Grappling with Guilt

Survivor guilt can be an obstacle for survivors of cancer.
Losing friends to cancer can be devastating for patients whose treatment was successful.

After Karen Shanahan was diagnosed with stage 4 colon cancer in April 2007, she spent the next several years undergoing various types of treatment, including chemotherapy, microwave ablation, cytoablation and surgery.

Shanahan reached out early in her treatment and became close to several young mothers who also were diagnosed with colon cancer. Sadly, several of those friendships were cut by the disease. Shanahan has been in remission since the fall of 2011.

“In 2010, over the course of three months, I lost three individuals I cared deeply for and who were so inspirational to me,” Shanahan says. “I have lost almost all my stage 4 colon cancer friends at this point. When all are dying around you, from exactly what you have, you have to ask yourself why.”

Shanahan, a dental hygienist from Watchung, N.J., suffered what is commonly known as survivor guilt. “I was doing OK in terms of treatment. My tumors were responding, but I felt I didn’t deserve it,” she explains. “I felt ashamed to tell people I was doing well.”

At one point, Shanahan recalls, she and her husband posted some positive news on their blog regarding Shanahan’s progress, only to learn that a friend had just passed away from her cancer. Shaken, Shanahan removed the post. “I just felt so terrible,” she says.


Survivor guilt commonly affects individuals who have lived through a traumatic experience that took the lives of others, such as war, a natural disaster or a prolonged illness such as cancer, experts say.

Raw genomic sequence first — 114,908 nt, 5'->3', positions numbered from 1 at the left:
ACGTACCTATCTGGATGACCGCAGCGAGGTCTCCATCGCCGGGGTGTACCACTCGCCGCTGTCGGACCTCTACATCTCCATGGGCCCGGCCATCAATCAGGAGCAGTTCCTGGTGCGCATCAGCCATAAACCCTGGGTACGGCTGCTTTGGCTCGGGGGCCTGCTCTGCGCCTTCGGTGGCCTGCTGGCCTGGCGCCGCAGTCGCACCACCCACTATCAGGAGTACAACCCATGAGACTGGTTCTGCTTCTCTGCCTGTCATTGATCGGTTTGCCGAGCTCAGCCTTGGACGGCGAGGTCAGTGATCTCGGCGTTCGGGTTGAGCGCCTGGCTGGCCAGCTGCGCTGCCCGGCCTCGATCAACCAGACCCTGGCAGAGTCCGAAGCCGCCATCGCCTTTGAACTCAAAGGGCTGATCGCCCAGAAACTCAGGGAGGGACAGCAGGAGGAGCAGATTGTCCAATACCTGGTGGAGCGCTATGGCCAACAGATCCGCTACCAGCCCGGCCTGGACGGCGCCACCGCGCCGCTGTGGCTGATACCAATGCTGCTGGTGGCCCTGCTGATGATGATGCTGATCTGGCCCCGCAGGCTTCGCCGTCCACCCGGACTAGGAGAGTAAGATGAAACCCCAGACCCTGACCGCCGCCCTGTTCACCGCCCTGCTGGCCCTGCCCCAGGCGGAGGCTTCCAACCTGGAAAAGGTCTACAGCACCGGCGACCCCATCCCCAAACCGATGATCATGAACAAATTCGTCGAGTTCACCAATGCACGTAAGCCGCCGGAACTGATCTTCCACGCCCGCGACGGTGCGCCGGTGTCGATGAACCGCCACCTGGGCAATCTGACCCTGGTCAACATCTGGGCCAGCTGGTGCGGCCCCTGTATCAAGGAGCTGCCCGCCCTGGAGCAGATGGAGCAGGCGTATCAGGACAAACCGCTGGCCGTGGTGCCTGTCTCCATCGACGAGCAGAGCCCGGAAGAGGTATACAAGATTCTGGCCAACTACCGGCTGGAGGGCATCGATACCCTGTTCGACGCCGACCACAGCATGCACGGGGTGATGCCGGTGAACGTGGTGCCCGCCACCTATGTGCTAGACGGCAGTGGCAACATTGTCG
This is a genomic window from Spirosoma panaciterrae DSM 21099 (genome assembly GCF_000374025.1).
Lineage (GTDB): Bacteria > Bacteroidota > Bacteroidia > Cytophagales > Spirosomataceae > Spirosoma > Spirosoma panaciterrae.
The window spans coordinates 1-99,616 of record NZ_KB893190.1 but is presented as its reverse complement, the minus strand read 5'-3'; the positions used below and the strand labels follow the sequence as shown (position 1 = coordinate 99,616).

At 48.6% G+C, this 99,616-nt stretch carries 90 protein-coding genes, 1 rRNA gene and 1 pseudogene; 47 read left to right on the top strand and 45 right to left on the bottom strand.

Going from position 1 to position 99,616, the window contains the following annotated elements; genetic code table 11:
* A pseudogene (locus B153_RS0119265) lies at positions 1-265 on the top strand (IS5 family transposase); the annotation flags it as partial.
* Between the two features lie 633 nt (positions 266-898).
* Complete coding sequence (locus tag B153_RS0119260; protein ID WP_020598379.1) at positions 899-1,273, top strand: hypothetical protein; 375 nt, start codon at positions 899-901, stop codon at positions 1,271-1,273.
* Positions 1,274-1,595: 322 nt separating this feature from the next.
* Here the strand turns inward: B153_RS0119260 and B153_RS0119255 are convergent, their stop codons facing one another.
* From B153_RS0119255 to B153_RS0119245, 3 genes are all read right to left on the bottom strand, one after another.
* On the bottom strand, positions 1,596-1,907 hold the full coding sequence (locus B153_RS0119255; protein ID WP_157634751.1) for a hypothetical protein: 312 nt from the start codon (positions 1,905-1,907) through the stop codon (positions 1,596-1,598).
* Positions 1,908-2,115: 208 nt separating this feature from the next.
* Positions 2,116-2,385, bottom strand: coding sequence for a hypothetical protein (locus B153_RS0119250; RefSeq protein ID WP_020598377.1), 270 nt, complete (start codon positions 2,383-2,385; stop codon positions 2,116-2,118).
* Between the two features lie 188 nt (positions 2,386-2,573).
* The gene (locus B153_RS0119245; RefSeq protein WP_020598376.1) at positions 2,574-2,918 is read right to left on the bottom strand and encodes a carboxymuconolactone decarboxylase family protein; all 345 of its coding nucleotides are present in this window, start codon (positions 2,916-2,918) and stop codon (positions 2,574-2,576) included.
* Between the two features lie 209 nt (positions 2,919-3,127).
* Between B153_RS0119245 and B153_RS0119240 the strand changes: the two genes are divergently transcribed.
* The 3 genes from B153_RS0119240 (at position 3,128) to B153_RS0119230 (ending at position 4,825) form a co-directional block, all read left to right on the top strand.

“Sometimes when I still struggle, when I lose a friend, I have to let myself feel the guilt but know that if I stay there too long it isn’t healthy, and it isn’t honoring the friend I lost.” –Karen Shanahan

“Guilt can be multifaceted,” says Vicki Kennedy, a licensed clinical social worker and vice president of program development and delivery with the Washington, D.C.-based Cancer Support Community. “On one level, there is a sense of guilt that comes from others dying while you survived. There can also be feelings of guilt around the whole cancer experience, such as, ‘Am I a burden to my family?’ So there are many components to it. But it’s completely normal.”

Among patients with cancer, anecdotal reports suggest that women are more prone to developing survivor guilt than men, and that older patients, in general, usually have better coping mechanisms, says Jennifer Klemp, director of cancer survivorship at the University of Kansas Cancer Center in Kansas City and associate professor of medicine in the Division of Clinical Oncology there. “They tend to have met more of their life goals,” she explains. “When you look at the data, younger women have a harder time with coping and developing strategies so they can function to the best of their abilities.”

Common indicators of survivor guilt include depressive symptoms, anxiety and rumination. “Obviously, those symptoms can somaticize to poor sleep, concentration and job performance, and disruption of personal relationships,” Klemp says.

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